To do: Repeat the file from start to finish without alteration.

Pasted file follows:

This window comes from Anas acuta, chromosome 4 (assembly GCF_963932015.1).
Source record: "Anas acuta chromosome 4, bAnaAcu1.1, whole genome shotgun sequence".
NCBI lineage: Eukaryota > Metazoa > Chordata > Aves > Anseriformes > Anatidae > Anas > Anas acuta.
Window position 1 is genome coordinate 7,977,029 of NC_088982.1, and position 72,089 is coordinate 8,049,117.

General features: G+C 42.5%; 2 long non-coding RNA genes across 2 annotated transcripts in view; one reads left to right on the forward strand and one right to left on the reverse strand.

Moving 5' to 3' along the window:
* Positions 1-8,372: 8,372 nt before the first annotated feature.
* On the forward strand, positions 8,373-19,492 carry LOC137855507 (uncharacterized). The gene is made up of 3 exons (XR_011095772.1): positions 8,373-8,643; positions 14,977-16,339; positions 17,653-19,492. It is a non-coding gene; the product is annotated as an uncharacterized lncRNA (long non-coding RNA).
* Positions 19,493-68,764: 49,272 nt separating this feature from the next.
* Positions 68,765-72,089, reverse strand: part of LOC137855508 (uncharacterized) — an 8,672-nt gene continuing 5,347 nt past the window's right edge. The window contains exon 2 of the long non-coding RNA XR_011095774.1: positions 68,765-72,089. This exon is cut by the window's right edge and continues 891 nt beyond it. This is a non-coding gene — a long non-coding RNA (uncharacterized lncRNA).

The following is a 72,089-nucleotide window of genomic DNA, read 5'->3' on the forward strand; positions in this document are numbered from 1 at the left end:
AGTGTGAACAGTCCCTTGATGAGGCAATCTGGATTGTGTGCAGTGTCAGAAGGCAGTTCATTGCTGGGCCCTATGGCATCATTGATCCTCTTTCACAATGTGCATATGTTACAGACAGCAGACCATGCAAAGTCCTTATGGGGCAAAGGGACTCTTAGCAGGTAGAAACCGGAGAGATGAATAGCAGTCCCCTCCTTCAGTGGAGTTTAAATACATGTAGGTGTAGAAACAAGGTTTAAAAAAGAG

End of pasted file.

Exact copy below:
This window comes from Anas acuta, chromosome 4 (assembly GCF_963932015.1).
Source record: "Anas acuta chromosome 4, bAnaAcu1.1, whole genome shotgun sequence".
NCBI lineage: Eukaryota > Metazoa > Chordata > Aves > Anseriformes > Anatidae > Anas > Anas acuta.
Window position 1 is genome coordinate 7,977,029 of NC_088982.1, and position 72,089 is coordinate 8,049,117.

General features: G+C 42.5%; 2 long non-coding RNA genes across 2 annotated transcripts in view; one reads left to right on the forward strand and one right to left on the reverse strand.

Moving 5' to 3' along the window:
* Positions 1-8,372: 8,372 nt before the first annotated feature.
* On the forward strand, positions 8,373-19,492 carry LOC137855507 (uncharacterized). The gene is made up of 3 exons (XR_011095772.1): positions 8,373-8,643; positions 14,977-16,339; positions 17,653-19,492. It is a non-coding gene; the product is annotated as an uncharacterized lncRNA (long non-coding RNA).
* Positions 19,493-68,764: 49,272 nt separating this feature from the next.
* Positions 68,765-72,089, reverse strand: part of LOC137855508 (uncharacterized) — an 8,672-nt gene continuing 5,347 nt past the window's right edge. The window contains exon 2 of the long non-coding RNA XR_011095774.1: positions 68,765-72,089. This exon is cut by the window's right edge and continues 891 nt beyond it. This is a non-coding gene — a long non-coding RNA (uncharacterized lncRNA).

The following is a 72,089-nucleotide window of genomic DNA, read 5'->3' on the forward strand; positions in this document are numbered from 1 at the left end:
AGTGTGAACAGTCCCTTGATGAGGCAATCTGGATTGTGTGCAGTGTCAGAAGGCAGTTCATTGCTGGGCCCTATGGCATCATTGATCCTCTTTCACAATGTGCATATGTTACAGACAGCAGACCATGCAAAGTCCTTATGGGGCAAAGGGACTCTTAGCAGGTAGAAACCGGAGAGATGAATAGCAGTCCCCTCCTTCAGTGGAGTTTAAATACATGTAGGTGTAGAAACAAGGTTTAAAAAAGAG